The Revolving Cycles Truly and Steadily Roll'd
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Theater review by Regina Robbins
Jonathan Payne’s The Revolving Cycles Truly and Steadily Roll’d doesn't break the fourth wall so much as completely dismantle it. From its very first moments, the play insists that the audience participate in the action, no matter how uncomfortable that becomes. We are asked to donate spare change, to engage in call and response, even to comfort a grief-stricken mother at the funeral of her teenage son.
Set in the Oblong—a fictional inner city that’s everywhere and nowhere—the play follow a pint-sized, foul-mouthed street kid named Karma (Kara Young) as she searches for her missing foster brother. Along the way, she butts heads with familiar urban figures: a long-suffering teacher, a stressed-out teenage mom, a beaten-down ex con. Through Payne’s poetic language and keen psychological insight, the people of the Oblong seem multidimensional and real, even when they are pushed to their limits. They’re embodied by a stellar cast that includes Keith Randolph Smith as Gotto, a 21st-century version of Charles Dickens’s Fagin, and Lynda Gravatt as funeral director Madame Profit (pronounced “Pro-fee,” she insists).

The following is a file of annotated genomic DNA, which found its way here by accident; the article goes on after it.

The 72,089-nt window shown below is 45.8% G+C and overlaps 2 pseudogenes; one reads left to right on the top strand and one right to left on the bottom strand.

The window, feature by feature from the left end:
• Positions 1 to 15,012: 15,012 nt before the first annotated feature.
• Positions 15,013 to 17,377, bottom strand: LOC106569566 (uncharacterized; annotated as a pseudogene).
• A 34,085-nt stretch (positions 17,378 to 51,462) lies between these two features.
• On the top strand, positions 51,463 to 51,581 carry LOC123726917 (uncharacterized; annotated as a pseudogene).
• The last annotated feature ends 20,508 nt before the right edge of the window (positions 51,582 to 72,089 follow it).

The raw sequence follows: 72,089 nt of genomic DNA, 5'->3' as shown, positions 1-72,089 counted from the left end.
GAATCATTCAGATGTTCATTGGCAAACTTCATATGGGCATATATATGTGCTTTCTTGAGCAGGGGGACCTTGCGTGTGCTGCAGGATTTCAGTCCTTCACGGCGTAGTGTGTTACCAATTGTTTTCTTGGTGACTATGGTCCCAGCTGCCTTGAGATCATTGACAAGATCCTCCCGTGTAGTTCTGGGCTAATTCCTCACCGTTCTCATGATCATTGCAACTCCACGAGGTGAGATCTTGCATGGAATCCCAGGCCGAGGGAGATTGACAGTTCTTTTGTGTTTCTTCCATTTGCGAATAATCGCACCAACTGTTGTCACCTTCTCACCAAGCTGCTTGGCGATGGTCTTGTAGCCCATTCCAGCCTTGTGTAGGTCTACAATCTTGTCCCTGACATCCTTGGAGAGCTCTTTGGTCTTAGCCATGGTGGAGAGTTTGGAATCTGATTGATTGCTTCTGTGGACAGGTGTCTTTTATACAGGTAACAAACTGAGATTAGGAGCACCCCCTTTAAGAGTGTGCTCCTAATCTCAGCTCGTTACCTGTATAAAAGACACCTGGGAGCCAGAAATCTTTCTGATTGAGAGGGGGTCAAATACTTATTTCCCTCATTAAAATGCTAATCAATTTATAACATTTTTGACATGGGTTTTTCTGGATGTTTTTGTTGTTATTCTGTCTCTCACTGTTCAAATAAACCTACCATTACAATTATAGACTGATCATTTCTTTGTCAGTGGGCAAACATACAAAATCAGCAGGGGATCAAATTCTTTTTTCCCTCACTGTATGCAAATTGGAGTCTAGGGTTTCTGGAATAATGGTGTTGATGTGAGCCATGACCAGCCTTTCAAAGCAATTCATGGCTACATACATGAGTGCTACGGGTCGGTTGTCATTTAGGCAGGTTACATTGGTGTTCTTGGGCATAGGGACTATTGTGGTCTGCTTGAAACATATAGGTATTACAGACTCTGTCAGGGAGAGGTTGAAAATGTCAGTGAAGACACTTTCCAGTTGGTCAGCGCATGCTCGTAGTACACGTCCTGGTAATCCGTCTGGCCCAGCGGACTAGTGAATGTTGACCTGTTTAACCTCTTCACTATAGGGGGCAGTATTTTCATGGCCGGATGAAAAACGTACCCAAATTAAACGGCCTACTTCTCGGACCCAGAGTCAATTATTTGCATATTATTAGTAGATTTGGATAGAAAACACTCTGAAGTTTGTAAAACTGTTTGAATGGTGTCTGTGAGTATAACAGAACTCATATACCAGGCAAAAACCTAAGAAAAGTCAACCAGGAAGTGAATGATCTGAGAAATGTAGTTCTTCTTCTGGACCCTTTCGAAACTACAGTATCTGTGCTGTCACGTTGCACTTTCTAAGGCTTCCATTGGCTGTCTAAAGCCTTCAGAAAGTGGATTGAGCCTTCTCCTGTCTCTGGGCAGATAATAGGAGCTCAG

Awoye Timpo's production for the Playwrights Realm is funny, heart-wrenching and profoundly disturbing, raising questions about race, poverty and violence but declining to provide tidy answers. Is this a dramaturgical failure or stone-cold truth-telling? Whatever you conclude, Payne’s play will cycle through your mind long after it’s over.
Duke on 42nd Street (Off Broadway). By Jonathan Payne. Directed by Awoye Timpo. With ensemble cast. Running time: 2hrs 10mins. One intermission.
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